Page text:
In the annals of "people taking themselves too seriously," between Tom Hayden's autobiography and George Clooney's Oscar speech, room must be made for "The Euston Manifesto." The British lefty magazine The New Statesman is hosting the wan testament, composed over the last year by "20 or so similarly minded people" who had met in a pub near London's Euston station. It's apparently crafted to "invite debate" and "call for a progressive realignment." Unfortunately, it reads like a mish-mash of blog posts and Joe Lieberman applause lines.
The EM takes some welcome shots at the left, at its apologies for international communism and dictatorship (read: Che T-shirts). But it doesn't skimp on the goo-goo international statism, either. We're told that "labour rights are human rights" and that we need robust "fair trade" policies pushed through "in a manner consistent with environmentally sustainable growth." If this stuff is flatlining when the guy from Coldplay says it, I doubt 20 guys in a pub are going to shock it to life.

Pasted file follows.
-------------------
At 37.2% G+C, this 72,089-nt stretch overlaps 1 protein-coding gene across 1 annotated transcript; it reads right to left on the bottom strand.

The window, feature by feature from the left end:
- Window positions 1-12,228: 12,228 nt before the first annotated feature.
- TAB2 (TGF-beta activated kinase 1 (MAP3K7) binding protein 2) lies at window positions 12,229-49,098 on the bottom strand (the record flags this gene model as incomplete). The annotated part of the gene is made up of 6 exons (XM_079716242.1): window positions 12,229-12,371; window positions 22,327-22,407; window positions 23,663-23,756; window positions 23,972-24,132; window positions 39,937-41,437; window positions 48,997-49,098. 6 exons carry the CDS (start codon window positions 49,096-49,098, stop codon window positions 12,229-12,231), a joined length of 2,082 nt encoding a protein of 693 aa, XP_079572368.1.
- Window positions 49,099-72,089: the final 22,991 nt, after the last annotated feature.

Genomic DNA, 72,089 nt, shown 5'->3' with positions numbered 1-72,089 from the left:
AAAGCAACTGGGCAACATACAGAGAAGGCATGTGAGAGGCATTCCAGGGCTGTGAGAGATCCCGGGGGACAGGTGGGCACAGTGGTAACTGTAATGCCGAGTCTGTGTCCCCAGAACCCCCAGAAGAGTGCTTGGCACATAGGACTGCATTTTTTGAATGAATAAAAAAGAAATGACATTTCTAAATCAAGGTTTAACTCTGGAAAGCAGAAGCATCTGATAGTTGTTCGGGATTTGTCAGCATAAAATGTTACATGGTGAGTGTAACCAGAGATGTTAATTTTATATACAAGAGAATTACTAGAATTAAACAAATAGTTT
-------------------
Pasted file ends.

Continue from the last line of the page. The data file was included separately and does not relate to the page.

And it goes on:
But that's not important—most of the EM is an apologia for military intervention. If a state tortures, murders or slaughters (yes, both) its citizens, or if it fails to meet "their most basic needs of life," then "its claim to sovereignty is forfeited and there is a duty upon the international community of intervention and rescue." Many paragraphs are devoted to an idea that can be summed up: "We're liberals, but that doesn't mean we wouldn't nuke Iran."
In 2003, Jonathan Rauch took stock of the sorry state of left-wing ideology at the start of the Iraq occupation.